NSSE security is planned, exercised, and implemented through a unified command model that is comprised of representatives of participating federal, state, and local agencies with NSSE responsibilities. During the NSSE's planning phase, each participating agency is tasked according to their expertise or jurisdictional responsibility. USSS states that, "with the support of hundreds of federal, state, and local law enforcement and public safety organizations, each of these events has successfully concluded without any major incidents."10

NSSE operational plans include the use of physical infrastructure security fencing, barricades, special access accreditation badges, K-9 teams, and other security technologies. To ensure consequence management, DHS pre-positions Domestic Emergency Support Teams, Urban Search and Rescue Teams, National Emergency Response Teams, Nuclear Incident Response Teams, and the Strategic National Stockpile and Mobile Emergency Response System. Specific teams and groupings of teams are designed for each event based on coordination with other federal entities, state and local jurisdictions, available local resources, and mutual aid agreements.11 Additionally, USSS sponsors training seminars for command-level federal, state, and local law enforcement and public safety officials to provide principles for managing security at major events and strategies for reducing vulnerabilities related to terrorism. The seminars also discuss key strategies and lessons learned from past NSSEs.12

NSSE Funding

Even though NSSEs have been designated since 1998, Congress has only appropriated funding specifically for a general NSSE fund since FY2006. The following table provides amounts appropriated for NSSEs since FY2006.

Table 1.NSSE Appropriations, FY2006-FY2017

(all amounts in millions)

Fiscal Year

Appropriation

2006

1

2007

1

2008

1

2009

1

2010

1

2011

1

2012

19

2013

4

2014

5

2015

5

2016

5

2017

5

Source: CRS analysis of enacted FY2006-2017 DHS appropriations.

Author Contact Information

[author name scrubbed], Analyst in Emergency Management and Homeland Security Policy ([email address scrubbed], [phone number scrubbed])

Footnotes

1.

PDD 62 was superseded by a classified appendix to Annex II of National Security Presidential Directive 46/Homeland Security Presidential Directive 15, U.S. Strategy and Policy in the War on Terror, on March 6, 2006. The appendix maintains USSS responsibility in planning, coordinating, and implementing security operations at NSSEs.

2.

Presidential Decision Directive 62 is classified. The White House issued a fact sheet abstract about it, and the Federation of American Scientists has posted an "unclassified abstract" said to be "derived from" PDD 62, available at http://www.fas.org/irp/offdocs/pdd-62.htm, October 25, 2007.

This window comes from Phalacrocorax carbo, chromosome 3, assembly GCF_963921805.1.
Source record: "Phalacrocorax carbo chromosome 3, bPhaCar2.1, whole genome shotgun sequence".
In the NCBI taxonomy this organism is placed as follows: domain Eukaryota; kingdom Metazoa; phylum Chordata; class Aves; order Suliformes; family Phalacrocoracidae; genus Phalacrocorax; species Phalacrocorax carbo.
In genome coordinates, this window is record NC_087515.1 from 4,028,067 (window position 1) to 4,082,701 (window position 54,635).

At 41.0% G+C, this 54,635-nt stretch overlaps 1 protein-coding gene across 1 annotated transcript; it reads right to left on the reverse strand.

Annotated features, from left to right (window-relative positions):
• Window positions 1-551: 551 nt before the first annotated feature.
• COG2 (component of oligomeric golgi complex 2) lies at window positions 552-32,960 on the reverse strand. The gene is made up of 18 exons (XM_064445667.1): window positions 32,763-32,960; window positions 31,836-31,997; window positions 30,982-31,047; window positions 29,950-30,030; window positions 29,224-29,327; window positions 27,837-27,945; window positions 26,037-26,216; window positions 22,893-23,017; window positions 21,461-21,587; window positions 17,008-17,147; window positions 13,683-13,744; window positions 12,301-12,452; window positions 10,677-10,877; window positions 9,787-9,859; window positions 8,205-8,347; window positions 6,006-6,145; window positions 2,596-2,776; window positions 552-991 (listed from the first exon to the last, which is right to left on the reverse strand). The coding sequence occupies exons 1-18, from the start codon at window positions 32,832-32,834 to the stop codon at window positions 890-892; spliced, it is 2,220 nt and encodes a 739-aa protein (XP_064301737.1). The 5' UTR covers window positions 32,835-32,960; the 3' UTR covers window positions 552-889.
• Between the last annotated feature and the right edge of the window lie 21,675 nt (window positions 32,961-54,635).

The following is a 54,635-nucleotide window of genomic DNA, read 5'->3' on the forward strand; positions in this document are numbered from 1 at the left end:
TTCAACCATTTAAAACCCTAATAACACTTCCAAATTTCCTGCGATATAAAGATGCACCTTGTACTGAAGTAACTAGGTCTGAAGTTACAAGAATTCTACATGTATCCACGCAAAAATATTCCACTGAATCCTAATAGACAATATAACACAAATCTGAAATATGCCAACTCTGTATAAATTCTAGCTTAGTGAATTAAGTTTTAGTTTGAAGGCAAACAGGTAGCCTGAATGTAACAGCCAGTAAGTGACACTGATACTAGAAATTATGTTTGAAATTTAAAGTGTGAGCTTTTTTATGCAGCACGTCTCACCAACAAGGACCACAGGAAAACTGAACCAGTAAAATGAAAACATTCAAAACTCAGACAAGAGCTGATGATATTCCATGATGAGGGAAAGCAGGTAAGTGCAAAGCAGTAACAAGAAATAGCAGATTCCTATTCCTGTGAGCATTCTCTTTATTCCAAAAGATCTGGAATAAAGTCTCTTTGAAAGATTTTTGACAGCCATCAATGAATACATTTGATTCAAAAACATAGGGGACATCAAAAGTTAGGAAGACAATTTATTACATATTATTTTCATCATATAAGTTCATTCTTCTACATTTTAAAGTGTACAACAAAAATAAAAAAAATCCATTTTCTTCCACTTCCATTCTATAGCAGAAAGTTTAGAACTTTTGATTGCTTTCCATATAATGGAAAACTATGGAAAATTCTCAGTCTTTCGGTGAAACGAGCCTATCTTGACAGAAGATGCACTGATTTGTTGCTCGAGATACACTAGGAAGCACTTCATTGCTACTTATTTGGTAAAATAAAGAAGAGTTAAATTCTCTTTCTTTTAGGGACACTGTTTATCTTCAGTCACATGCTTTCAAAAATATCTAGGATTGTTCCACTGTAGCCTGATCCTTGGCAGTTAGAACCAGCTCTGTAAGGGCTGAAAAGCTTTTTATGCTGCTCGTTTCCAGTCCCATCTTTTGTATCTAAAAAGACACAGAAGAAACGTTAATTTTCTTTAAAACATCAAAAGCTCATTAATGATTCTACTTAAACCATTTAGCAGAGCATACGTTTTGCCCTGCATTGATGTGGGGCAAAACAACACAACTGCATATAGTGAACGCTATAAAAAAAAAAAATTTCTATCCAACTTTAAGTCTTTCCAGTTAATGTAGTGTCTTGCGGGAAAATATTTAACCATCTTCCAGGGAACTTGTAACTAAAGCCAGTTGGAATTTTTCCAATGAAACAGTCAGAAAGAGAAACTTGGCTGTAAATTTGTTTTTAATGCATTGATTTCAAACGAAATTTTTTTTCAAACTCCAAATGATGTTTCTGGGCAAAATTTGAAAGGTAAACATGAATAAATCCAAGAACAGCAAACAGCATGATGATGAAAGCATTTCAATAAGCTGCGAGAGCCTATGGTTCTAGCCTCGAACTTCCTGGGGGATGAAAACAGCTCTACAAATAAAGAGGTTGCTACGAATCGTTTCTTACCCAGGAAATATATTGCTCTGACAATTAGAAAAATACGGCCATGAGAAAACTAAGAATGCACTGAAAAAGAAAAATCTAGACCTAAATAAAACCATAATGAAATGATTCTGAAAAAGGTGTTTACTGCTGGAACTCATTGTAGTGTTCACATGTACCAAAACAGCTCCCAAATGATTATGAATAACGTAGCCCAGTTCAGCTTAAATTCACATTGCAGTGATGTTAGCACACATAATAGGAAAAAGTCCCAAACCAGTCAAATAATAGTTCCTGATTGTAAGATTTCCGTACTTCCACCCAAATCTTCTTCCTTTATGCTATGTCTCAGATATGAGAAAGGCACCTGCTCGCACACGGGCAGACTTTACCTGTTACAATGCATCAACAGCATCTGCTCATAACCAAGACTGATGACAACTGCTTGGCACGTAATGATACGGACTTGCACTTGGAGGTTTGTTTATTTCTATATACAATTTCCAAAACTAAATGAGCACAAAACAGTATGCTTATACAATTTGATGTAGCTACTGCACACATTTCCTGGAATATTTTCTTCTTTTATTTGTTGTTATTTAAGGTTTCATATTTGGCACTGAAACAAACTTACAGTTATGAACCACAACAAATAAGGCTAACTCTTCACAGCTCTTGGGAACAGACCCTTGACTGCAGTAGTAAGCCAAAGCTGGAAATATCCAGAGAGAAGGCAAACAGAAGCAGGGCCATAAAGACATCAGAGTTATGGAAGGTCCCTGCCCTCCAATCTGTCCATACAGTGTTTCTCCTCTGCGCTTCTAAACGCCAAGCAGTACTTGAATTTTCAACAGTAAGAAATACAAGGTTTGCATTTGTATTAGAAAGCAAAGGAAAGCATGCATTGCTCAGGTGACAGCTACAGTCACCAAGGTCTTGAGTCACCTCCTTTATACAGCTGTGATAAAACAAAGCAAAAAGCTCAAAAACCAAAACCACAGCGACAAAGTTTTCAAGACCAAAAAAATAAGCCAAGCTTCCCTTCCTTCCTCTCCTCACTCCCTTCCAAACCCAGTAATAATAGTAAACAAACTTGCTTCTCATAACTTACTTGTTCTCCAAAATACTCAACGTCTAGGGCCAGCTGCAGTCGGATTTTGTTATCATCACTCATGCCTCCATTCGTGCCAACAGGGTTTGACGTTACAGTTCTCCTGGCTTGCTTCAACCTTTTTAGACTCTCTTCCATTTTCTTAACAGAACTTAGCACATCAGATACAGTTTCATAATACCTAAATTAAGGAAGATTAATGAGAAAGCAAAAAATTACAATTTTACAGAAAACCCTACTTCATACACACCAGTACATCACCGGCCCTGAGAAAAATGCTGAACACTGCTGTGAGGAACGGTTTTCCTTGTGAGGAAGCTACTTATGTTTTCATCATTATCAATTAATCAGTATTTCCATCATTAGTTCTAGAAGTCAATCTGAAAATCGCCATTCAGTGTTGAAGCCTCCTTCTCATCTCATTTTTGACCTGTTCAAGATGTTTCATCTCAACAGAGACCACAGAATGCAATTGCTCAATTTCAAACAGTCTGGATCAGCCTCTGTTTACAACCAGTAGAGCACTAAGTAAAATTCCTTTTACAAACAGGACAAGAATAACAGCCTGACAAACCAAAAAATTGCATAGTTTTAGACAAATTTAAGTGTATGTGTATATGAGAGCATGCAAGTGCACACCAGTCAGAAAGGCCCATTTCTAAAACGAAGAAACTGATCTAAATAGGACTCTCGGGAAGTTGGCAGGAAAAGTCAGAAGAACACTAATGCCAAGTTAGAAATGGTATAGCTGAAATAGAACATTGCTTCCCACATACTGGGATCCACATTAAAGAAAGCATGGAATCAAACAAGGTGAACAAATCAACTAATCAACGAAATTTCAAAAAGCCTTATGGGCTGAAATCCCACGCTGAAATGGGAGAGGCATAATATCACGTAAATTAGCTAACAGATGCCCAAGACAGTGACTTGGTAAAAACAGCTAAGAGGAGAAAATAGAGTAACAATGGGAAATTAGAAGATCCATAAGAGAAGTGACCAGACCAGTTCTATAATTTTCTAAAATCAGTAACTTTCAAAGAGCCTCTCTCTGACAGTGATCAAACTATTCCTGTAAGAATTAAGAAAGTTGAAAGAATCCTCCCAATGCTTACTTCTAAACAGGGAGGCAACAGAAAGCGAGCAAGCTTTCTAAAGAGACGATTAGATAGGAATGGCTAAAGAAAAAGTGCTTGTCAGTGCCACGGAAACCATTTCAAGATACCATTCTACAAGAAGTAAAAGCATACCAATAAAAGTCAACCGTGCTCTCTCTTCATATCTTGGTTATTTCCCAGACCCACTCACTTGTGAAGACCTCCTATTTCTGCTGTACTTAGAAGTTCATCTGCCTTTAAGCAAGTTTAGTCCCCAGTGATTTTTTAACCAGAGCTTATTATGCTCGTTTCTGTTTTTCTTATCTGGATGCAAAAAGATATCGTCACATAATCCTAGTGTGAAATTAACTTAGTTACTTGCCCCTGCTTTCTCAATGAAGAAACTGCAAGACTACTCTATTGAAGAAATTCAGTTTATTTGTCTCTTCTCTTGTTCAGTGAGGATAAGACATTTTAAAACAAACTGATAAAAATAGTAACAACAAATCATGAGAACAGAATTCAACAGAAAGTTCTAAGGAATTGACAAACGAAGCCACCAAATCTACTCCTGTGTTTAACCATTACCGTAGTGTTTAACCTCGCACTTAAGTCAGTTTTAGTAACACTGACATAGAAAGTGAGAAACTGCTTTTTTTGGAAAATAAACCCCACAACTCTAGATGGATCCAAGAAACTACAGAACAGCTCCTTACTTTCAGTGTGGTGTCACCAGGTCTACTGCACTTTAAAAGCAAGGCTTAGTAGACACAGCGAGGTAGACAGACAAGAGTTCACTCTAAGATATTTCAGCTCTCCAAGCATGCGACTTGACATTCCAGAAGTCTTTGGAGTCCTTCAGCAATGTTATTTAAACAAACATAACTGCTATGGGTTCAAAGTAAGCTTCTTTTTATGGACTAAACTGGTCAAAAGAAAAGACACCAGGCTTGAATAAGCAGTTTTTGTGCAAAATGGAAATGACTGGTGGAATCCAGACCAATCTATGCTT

3.

U.S. Department of Homeland Security, U.S. Secret Service, Office of Legislative Affairs, "National Special Security Events: Meeting the Counter-Terrorism Challenge" (Washington: 2006), p. 1. This document is only available by contacting the U.S. Secret Service's Office of Legislative Affairs.

4.

P.L. 106-544, Sec. 3. 114 Stat. 2716.

5.

Events attended by U.S. Government officials and foreign dignitaries may require federal interest in ensuring that the event is executed without incident and that sufficient resources are available in case of an incident.

6.

A large number of attendees and participants increases security requirements. Additionally, larger events could possibly increase terrorist intentions of attempting to attack the event.

7.

Some events have historical, political, and symbolic significance that may heighten the possibility of terrorist attacks, http://www.secretservice.gov/nsse.shtml.

8.

U.S. Department of Homeland Security, U.S. Secret Service, Office of Legislative Affairs, "National Special Security Events: Meeting the Counter-Terrorism Challenge" (Washington: 2006), p. 1. This document is only available by contacting the U.S. Secret Service's Office of Legislative Affairs.

9.

Ibid., p. 2.

10.

Ibid.

11.

U.S. Department of Homeland Security, Office of the Press Secretary, "National Special Security Events Fact Sheet," July 9, 2003, available at http://www.dhs.gov/xnews/releases/press_release_0207.shtm.

12.

Ibid.